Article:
I have made many attempts in the past few weeks to write something, anything. In my last attempt entitled “rambling blog” I wrote about the week of my sons’ visit. “It was family dinners at home and TV watching and dog walks and intermittent arguments about getting off the phone. It was me calibrating to the new feeling that comes with accepting that my older sons are now visiting me and no longer living with me.”

These days, the question how did I get here so fast is often on my mind. The coming and going of moments seem so much faster now. Moments I look forward to become memories in an instant.I think about writing them down. To capture the ways in which I am seeing these moments flash by my eyes. The thought that gets sparked by the certain way I look up at the sky. That feeling when my son is no longer in the passenger seat and I am driving back to what still feels like a new life even though it is nearly two years since I moved.

By the time I sit to write, the words that once danced around in my head are gone. I am empty. But not in the good Buddhist way. In their place resides an onslaught of criticism. Coupled with a lot of frustration. If I were really a writer, I would be writing every day. If I were really a meditation teacher, I would be sitting every day. I look at the stack of books I have yet to finish reading.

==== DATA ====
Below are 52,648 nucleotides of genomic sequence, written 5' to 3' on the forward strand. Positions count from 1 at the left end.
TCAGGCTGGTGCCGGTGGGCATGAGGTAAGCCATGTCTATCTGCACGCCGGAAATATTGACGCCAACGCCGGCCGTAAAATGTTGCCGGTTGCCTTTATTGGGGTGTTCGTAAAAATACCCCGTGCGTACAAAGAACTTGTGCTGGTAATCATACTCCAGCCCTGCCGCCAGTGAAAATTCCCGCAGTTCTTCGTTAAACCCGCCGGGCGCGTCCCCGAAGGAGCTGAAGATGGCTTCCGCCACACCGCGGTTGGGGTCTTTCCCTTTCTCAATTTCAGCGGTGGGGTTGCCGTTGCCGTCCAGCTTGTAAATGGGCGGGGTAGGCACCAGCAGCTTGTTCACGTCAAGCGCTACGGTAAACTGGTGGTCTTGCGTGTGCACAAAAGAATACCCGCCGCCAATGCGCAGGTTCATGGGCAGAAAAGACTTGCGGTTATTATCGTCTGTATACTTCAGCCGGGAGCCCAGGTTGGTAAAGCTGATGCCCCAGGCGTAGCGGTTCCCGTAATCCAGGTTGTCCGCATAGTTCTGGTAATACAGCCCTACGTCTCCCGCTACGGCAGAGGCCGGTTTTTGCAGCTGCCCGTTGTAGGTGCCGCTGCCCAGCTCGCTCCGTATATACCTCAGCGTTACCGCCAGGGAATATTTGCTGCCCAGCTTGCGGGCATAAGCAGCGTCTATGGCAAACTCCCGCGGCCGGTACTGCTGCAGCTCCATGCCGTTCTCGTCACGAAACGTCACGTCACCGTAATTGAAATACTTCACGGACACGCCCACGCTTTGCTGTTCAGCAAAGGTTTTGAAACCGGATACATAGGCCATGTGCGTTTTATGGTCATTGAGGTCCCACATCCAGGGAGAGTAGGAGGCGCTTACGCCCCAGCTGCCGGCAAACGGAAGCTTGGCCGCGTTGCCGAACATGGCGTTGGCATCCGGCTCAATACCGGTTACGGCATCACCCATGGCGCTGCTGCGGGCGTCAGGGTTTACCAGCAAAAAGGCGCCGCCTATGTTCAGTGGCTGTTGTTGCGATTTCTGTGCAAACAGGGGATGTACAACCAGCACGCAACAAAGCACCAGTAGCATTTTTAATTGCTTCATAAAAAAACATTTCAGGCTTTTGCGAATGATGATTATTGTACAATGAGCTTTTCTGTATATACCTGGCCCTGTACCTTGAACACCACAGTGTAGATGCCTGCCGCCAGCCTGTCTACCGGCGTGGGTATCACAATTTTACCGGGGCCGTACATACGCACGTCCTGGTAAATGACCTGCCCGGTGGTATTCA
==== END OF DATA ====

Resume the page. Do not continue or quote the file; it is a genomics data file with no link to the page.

Recently, I registered for two online courses. I wanted to be part of something. I wanted another booklist. More content to accumulate. My life has winded down to the quietest place it ever has been. This is a good thing, I think. Two minutes later I feel guilty about all the time I have on my hands. I am antsy and impatient. I am trusting and centered.
I am a changing family.
I am eating differently.